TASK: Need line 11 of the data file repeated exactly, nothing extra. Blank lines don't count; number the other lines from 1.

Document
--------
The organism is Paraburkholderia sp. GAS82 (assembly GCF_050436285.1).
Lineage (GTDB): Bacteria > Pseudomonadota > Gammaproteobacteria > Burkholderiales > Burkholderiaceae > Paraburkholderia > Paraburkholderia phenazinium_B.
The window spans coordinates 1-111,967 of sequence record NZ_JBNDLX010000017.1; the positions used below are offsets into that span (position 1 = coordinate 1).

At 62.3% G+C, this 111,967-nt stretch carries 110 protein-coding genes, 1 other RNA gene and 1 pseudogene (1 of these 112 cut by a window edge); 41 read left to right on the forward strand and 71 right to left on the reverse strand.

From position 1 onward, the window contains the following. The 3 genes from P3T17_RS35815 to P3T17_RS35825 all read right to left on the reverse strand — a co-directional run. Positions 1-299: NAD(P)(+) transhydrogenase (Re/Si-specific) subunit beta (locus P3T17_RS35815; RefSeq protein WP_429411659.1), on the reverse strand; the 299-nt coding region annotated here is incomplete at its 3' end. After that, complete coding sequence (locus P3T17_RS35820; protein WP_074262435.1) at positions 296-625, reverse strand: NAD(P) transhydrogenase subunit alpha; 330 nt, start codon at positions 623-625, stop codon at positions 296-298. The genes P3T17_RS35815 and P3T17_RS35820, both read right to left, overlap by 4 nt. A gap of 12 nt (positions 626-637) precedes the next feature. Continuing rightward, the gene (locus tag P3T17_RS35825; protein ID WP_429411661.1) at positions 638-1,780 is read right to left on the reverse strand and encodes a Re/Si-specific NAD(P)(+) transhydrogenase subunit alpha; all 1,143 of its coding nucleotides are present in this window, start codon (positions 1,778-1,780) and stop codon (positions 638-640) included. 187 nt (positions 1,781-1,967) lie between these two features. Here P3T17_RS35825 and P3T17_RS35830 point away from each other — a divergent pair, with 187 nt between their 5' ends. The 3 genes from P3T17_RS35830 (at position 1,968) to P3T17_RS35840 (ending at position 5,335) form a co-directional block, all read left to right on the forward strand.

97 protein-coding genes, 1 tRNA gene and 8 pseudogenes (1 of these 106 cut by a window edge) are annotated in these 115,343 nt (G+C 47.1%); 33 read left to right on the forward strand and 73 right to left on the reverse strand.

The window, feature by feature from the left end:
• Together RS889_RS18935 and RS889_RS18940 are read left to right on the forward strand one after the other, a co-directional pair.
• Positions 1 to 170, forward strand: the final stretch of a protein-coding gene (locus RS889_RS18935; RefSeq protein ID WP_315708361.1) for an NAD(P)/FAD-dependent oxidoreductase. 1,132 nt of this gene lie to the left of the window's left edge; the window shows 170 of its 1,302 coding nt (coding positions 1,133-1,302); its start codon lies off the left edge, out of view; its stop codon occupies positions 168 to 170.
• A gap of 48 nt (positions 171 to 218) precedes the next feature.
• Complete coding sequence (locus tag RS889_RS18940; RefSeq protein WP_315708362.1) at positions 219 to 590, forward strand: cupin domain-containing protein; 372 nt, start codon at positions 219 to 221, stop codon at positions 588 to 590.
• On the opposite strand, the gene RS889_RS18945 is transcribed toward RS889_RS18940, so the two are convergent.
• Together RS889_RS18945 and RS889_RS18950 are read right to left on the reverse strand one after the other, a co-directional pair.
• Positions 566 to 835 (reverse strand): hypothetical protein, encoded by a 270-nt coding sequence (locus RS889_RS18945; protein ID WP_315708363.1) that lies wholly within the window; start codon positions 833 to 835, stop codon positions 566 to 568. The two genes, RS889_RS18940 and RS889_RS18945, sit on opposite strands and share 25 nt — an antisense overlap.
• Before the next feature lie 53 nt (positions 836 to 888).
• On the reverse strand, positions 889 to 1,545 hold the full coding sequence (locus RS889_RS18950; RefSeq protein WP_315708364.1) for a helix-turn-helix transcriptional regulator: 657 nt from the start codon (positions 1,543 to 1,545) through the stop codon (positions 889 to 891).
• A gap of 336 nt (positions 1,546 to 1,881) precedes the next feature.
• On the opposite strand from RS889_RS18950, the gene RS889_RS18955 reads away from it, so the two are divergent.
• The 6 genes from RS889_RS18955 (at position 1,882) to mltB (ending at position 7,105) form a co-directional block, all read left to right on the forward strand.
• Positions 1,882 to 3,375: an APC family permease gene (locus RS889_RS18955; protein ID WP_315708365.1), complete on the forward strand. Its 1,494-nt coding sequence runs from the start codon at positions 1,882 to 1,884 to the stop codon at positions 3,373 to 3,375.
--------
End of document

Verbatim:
• Complete coding sequence (locus tag RS889_RS18940; RefSeq protein WP_315708362.1) at positions 219 to 590, forward strand: cupin domain-containing protein; 372 nt, start codon at positions 219 to 221, stop codon at positions 588 to 590.